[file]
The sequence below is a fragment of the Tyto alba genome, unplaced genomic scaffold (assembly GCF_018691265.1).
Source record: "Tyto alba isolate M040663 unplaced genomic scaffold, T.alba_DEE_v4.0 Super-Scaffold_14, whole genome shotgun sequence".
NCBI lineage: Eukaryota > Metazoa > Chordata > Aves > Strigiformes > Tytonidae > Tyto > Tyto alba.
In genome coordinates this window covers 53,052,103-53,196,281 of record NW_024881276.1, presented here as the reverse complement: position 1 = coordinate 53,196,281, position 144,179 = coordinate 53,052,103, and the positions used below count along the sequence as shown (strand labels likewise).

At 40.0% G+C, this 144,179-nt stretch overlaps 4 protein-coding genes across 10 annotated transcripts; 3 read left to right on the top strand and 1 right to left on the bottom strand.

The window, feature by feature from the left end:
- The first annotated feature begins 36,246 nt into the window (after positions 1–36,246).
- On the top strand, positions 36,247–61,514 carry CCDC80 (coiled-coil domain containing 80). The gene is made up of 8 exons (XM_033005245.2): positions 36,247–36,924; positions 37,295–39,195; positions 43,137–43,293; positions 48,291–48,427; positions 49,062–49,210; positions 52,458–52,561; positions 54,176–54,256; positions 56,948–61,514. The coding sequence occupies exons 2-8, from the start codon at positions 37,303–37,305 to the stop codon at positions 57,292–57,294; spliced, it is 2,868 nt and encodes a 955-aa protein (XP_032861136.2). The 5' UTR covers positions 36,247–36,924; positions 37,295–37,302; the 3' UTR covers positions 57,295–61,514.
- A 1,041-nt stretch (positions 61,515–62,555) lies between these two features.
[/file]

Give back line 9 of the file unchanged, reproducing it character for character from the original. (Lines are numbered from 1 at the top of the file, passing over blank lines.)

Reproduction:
- A 1,041-nt stretch (positions 61,515–62,555) lies between these two features.